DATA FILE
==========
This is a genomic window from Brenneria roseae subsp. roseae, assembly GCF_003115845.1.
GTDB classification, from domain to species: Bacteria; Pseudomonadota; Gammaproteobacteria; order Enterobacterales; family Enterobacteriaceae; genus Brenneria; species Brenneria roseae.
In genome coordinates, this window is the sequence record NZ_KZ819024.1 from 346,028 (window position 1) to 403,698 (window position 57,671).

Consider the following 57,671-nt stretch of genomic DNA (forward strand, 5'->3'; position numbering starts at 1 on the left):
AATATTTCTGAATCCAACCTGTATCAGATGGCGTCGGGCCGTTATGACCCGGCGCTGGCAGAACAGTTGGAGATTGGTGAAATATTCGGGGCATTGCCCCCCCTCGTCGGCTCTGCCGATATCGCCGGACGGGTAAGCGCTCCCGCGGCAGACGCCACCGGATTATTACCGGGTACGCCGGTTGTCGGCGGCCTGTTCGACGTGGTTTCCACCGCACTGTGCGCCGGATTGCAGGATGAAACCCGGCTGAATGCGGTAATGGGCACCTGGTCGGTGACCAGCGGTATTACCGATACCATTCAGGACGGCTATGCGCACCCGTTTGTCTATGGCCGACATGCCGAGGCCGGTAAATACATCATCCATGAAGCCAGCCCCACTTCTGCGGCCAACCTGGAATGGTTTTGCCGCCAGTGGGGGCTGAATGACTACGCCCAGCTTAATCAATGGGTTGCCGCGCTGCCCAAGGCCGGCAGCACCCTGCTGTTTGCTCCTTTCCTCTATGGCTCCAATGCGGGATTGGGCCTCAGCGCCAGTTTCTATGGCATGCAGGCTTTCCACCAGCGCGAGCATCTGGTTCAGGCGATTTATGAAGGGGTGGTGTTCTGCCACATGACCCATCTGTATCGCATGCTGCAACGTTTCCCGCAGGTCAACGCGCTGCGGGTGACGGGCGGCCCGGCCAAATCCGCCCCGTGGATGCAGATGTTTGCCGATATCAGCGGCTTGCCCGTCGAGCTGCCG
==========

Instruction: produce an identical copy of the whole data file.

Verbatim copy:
This is a genomic window from Brenneria roseae subsp. roseae, assembly GCF_003115845.1.
GTDB classification, from domain to species: Bacteria; Pseudomonadota; Gammaproteobacteria; order Enterobacterales; family Enterobacteriaceae; genus Brenneria; species Brenneria roseae.
In genome coordinates, this window is the sequence record NZ_KZ819024.1 from 346,028 (window position 1) to 403,698 (window position 57,671).

Consider the following 57,671-nt stretch of genomic DNA (forward strand, 5'->3'; position numbering starts at 1 on the left):
AATATTTCTGAATCCAACCTGTATCAGATGGCGTCGGGCCGTTATGACCCGGCGCTGGCAGAACAGTTGGAGATTGGTGAAATATTCGGGGCATTGCCCCCCCTCGTCGGCTCTGCCGATATCGCCGGACGGGTAAGCGCTCCCGCGGCAGACGCCACCGGATTATTACCGGGTACGCCGGTTGTCGGCGGCCTGTTCGACGTGGTTTCCACCGCACTGTGCGCCGGATTGCAGGATGAAACCCGGCTGAATGCGGTAATGGGCACCTGGTCGGTGACCAGCGGTATTACCGATACCATTCAGGACGGCTATGCGCACCCGTTTGTCTATGGCCGACATGCCGAGGCCGGTAAATACATCATCCATGAAGCCAGCCCCACTTCTGCGGCCAACCTGGAATGGTTTTGCCGCCAGTGGGGGCTGAATGACTACGCCCAGCTTAATCAATGGGTTGCCGCGCTGCCCAAGGCCGGCAGCACCCTGCTGTTTGCTCCTTTCCTCTATGGCTCCAATGCGGGATTGGGCCTCAGCGCCAGTTTCTATGGCATGCAGGCTTTCCACCAGCGCGAGCATCTGGTTCAGGCGATTTATGAAGGGGTGGTGTTCTGCCACATGACCCATCTGTATCGCATGCTGCAACGTTTCCCGCAGGTCAACGCGCTGCGGGTGACGGGCGGCCCGGCCAAATCCGCCCCGTGGATGCAGATGTTTGCCGATATCAGCGGCTTGCCCGTCGAGCTGCCG